Rubus parviflorus (Thimbleberry) is a species of Rubus, native to western and northern North America, from Alaska east to Ontario and Michigan, and south to northern Mexico. It grows from sea level in the north, up to 2,500 m altitude in the south of the range. The plant is said to have given its name to the Thimble Islands in Connecticut, although it is very rarely seen in that region.
It is a dense shrub up to 2.5 m tall with canes 3-15 mm diameter, often growing in large clumps which spread through the plant's underground rhizome. Unlike most other members of the genus, it has no thorns. The leaves are palmate, 5-20 cm across, with five lobes; they are soft and fuzzy in texture. The flowers are 2-6 cm diameter, with five white petals and numerous pale yellow stamens. It produces a tart edible composite fruit 10-15 mm diameter, which ripen to a bright red in mid to late summer. Like other raspberries it is not a true berry, but instead an aggregate fruit of numerous drupelets around a central core; the drupelets may be carefully removed separately from the core when picked, leaving a hollow fruit which bears a resemblance to a thimble, giving the plant its name.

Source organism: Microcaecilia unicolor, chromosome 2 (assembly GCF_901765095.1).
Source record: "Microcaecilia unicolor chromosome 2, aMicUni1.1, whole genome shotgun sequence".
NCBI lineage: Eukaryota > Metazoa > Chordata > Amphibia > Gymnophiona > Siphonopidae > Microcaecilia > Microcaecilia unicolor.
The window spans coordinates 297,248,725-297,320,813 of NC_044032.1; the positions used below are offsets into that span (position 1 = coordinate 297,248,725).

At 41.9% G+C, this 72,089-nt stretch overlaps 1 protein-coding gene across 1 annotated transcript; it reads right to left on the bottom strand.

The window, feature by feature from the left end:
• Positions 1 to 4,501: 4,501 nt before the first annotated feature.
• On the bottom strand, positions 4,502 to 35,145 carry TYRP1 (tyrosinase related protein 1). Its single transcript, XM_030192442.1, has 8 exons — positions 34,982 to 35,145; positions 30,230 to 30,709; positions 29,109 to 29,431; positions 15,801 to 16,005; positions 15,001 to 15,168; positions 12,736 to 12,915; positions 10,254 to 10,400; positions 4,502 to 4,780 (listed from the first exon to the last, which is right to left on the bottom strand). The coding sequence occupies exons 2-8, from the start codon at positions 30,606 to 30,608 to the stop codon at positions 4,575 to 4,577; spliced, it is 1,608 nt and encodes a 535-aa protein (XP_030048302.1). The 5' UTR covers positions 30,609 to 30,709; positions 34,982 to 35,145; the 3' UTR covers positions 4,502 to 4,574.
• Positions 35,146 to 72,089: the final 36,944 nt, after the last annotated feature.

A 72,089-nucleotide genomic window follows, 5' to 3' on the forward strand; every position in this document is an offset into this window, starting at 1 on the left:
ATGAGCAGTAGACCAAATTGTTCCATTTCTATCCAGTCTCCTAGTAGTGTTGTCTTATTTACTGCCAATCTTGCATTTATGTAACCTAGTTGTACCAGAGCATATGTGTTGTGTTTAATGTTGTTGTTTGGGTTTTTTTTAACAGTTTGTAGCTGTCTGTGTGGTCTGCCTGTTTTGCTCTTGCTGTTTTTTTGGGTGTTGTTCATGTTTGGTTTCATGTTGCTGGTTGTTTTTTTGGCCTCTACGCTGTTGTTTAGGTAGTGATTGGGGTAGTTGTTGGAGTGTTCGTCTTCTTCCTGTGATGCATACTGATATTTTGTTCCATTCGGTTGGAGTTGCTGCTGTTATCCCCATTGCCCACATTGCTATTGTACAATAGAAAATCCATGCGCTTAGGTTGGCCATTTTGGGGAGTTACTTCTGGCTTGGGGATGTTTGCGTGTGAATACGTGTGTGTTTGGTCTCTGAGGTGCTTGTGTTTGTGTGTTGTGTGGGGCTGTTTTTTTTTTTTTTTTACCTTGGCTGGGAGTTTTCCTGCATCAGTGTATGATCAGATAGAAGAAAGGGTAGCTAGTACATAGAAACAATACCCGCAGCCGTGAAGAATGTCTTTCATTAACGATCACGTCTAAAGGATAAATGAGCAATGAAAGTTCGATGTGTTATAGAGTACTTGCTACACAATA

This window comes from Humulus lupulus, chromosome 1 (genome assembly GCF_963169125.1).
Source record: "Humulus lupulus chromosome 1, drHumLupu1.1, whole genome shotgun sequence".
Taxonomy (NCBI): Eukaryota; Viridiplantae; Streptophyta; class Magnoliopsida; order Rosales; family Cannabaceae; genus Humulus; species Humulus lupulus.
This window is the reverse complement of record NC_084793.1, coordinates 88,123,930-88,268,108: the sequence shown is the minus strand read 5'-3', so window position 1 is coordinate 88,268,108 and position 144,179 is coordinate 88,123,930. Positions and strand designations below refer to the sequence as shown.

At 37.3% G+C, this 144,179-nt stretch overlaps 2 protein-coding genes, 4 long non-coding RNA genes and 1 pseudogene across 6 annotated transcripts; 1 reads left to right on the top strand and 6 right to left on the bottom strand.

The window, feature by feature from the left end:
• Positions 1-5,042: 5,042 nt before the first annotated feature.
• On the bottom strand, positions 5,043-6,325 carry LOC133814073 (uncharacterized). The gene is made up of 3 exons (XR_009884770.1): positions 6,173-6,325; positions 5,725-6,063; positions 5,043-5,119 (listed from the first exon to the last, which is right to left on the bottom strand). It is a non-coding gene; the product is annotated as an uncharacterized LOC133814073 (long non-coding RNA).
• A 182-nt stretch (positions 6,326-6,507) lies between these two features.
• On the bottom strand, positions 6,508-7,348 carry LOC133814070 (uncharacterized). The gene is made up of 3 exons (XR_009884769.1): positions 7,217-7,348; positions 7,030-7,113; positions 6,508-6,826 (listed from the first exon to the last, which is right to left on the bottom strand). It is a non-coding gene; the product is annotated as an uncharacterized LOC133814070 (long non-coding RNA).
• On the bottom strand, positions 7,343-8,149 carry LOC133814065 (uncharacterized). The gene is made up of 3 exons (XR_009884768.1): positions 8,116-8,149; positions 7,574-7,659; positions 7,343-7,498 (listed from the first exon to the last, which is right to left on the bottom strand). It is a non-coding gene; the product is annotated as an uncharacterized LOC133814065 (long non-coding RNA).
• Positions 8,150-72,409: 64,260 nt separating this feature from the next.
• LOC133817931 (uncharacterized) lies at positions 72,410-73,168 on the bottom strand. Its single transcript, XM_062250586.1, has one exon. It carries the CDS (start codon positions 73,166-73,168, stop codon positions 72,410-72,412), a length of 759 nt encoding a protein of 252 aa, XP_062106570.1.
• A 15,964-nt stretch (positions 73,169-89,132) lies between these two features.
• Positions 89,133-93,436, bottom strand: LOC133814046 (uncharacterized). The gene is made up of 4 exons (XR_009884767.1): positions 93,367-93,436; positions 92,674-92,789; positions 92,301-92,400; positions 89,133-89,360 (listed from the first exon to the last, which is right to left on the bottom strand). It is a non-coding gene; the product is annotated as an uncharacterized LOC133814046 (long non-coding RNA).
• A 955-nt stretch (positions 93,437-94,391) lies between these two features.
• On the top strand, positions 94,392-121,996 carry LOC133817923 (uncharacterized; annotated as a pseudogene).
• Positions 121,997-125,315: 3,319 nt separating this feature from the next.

Thimbleberry plants can be propagated most successfully by planting dormant rhizome segments, as well as from seeds or stem cuttings.
In a pinch, the leaves of the thimbleberry are recognized as a handy "toilet paper". They are large, soft and non-irritating.